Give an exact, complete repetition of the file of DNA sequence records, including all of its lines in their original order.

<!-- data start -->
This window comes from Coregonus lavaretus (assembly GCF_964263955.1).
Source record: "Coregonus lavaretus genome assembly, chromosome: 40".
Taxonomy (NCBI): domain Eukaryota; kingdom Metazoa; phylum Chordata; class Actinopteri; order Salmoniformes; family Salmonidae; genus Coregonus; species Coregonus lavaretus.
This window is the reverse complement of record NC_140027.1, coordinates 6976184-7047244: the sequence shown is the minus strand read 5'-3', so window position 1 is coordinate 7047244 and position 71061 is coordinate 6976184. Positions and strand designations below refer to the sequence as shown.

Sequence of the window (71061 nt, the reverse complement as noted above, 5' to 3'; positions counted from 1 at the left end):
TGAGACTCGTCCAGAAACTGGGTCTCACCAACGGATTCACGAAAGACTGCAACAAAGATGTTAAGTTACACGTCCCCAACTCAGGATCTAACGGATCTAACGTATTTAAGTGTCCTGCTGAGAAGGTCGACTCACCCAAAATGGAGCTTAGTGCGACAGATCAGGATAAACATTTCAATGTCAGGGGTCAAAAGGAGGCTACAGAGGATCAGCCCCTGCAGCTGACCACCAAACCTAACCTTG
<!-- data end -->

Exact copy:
This window comes from Coregonus lavaretus (assembly GCF_964263955.1).
Source record: "Coregonus lavaretus genome assembly, chromosome: 40".
Taxonomy (NCBI): domain Eukaryota; kingdom Metazoa; phylum Chordata; class Actinopteri; order Salmoniformes; family Salmonidae; genus Coregonus; species Coregonus lavaretus.
This window is the reverse complement of record NC_140027.1, coordinates 6976184-7047244: the sequence shown is the minus strand read 5'-3', so window position 1 is coordinate 7047244 and position 71061 is coordinate 6976184. Positions and strand designations below refer to the sequence as shown.

Sequence of the window (71061 nt, the reverse complement as noted above, 5' to 3'; positions counted from 1 at the left end):
TGAGACTCGTCCAGAAACTGGGTCTCACCAACGGATTCACGAAAGACTGCAACAAAGATGTTAAGTTACACGTCCCCAACTCAGGATCTAACGGATCTAACGTATTTAAGTGTCCTGCTGAGAAGGTCGACTCACCCAAAATGGAGCTTAGTGCGACAGATCAGGATAAACATTTCAATGTCAGGGGTCAAAAGGAGGCTACAGAGGATCAGCCCCTGCAGCTGACCACCAAACCTAACCTTG